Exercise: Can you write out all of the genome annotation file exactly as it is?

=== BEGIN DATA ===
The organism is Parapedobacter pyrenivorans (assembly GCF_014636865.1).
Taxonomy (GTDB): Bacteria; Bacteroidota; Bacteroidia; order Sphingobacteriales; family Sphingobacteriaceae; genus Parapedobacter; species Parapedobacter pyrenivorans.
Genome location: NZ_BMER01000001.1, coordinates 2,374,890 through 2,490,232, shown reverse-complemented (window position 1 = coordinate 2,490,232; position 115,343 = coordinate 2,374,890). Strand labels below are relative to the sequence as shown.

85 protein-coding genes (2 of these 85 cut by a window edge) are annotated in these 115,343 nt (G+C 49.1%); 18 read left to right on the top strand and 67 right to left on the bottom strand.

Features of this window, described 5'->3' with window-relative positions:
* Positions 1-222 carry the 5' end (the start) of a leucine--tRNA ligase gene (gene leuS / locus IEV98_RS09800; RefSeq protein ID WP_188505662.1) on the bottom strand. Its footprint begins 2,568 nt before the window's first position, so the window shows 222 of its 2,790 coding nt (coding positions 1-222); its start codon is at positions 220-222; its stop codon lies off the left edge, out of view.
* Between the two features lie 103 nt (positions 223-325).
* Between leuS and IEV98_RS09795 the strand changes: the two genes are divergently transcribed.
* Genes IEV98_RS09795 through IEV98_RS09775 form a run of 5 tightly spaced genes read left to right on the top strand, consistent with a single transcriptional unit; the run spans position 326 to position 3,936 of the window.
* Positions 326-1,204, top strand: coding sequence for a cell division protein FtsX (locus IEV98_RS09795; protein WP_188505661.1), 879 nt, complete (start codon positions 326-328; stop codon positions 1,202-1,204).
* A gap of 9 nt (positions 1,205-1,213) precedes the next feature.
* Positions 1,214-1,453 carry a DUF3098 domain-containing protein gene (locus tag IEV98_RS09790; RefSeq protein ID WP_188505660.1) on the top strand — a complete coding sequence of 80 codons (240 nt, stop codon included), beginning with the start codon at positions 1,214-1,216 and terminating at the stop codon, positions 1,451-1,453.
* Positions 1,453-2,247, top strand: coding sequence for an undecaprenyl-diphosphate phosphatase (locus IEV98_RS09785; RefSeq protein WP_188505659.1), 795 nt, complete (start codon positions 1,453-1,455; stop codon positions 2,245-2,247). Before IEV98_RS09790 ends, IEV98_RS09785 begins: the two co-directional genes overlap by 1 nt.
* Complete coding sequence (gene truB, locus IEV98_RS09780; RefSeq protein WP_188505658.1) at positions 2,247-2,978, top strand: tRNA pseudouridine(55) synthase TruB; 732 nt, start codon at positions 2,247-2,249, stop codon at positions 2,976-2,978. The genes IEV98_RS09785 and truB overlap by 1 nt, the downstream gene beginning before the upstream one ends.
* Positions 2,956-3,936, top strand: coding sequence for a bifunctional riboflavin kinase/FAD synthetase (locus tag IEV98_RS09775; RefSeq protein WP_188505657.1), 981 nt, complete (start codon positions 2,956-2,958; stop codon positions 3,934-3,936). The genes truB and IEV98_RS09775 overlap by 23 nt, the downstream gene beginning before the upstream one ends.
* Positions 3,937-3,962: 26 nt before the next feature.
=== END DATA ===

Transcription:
The organism is Parapedobacter pyrenivorans (assembly GCF_014636865.1).
Taxonomy (GTDB): Bacteria; Bacteroidota; Bacteroidia; order Sphingobacteriales; family Sphingobacteriaceae; genus Parapedobacter; species Parapedobacter pyrenivorans.
Genome location: NZ_BMER01000001.1, coordinates 2,374,890 through 2,490,232, shown reverse-complemented (window position 1 = coordinate 2,490,232; position 115,343 = coordinate 2,374,890). Strand labels below are relative to the sequence as shown.

85 protein-coding genes (2 of these 85 cut by a window edge) are annotated in these 115,343 nt (G+C 49.1%); 18 read left to right on the top strand and 67 right to left on the bottom strand.

Features of this window, described 5'->3' with window-relative positions:
* Positions 1-222 carry the 5' end (the start) of a leucine--tRNA ligase gene (gene leuS / locus IEV98_RS09800; RefSeq protein ID WP_188505662.1) on the bottom strand. Its footprint begins 2,568 nt before the window's first position, so the window shows 222 of its 2,790 coding nt (coding positions 1-222); its start codon is at positions 220-222; its stop codon lies off the left edge, out of view.
* Between the two features lie 103 nt (positions 223-325).
* Between leuS and IEV98_RS09795 the strand changes: the two genes are divergently transcribed.
* Genes IEV98_RS09795 through IEV98_RS09775 form a run of 5 tightly spaced genes read left to right on the top strand, consistent with a single transcriptional unit; the run spans position 326 to position 3,936 of the window.
* Positions 326-1,204, top strand: coding sequence for a cell division protein FtsX (locus IEV98_RS09795; protein WP_188505661.1), 879 nt, complete (start codon positions 326-328; stop codon positions 1,202-1,204).
* A gap of 9 nt (positions 1,205-1,213) precedes the next feature.
* Positions 1,214-1,453 carry a DUF3098 domain-containing protein gene (locus tag IEV98_RS09790; RefSeq protein ID WP_188505660.1) on the top strand — a complete coding sequence of 80 codons (240 nt, stop codon included), beginning with the start codon at positions 1,214-1,216 and terminating at the stop codon, positions 1,451-1,453.
* Positions 1,453-2,247, top strand: coding sequence for an undecaprenyl-diphosphate phosphatase (locus IEV98_RS09785; RefSeq protein WP_188505659.1), 795 nt, complete (start codon positions 1,453-1,455; stop codon positions 2,245-2,247). Before IEV98_RS09790 ends, IEV98_RS09785 begins: the two co-directional genes overlap by 1 nt.
* Complete coding sequence (gene truB, locus IEV98_RS09780; RefSeq protein WP_188505658.1) at positions 2,247-2,978, top strand: tRNA pseudouridine(55) synthase TruB; 732 nt, start codon at positions 2,247-2,249, stop codon at positions 2,976-2,978. The genes IEV98_RS09785 and truB overlap by 1 nt, the downstream gene beginning before the upstream one ends.
* Positions 2,956-3,936, top strand: coding sequence for a bifunctional riboflavin kinase/FAD synthetase (locus tag IEV98_RS09775; RefSeq protein WP_188505657.1), 981 nt, complete (start codon positions 2,956-2,958; stop codon positions 3,934-3,936). The genes truB and IEV98_RS09775 overlap by 23 nt, the downstream gene beginning before the upstream one ends.
* Positions 3,937-3,962: 26 nt before the next feature.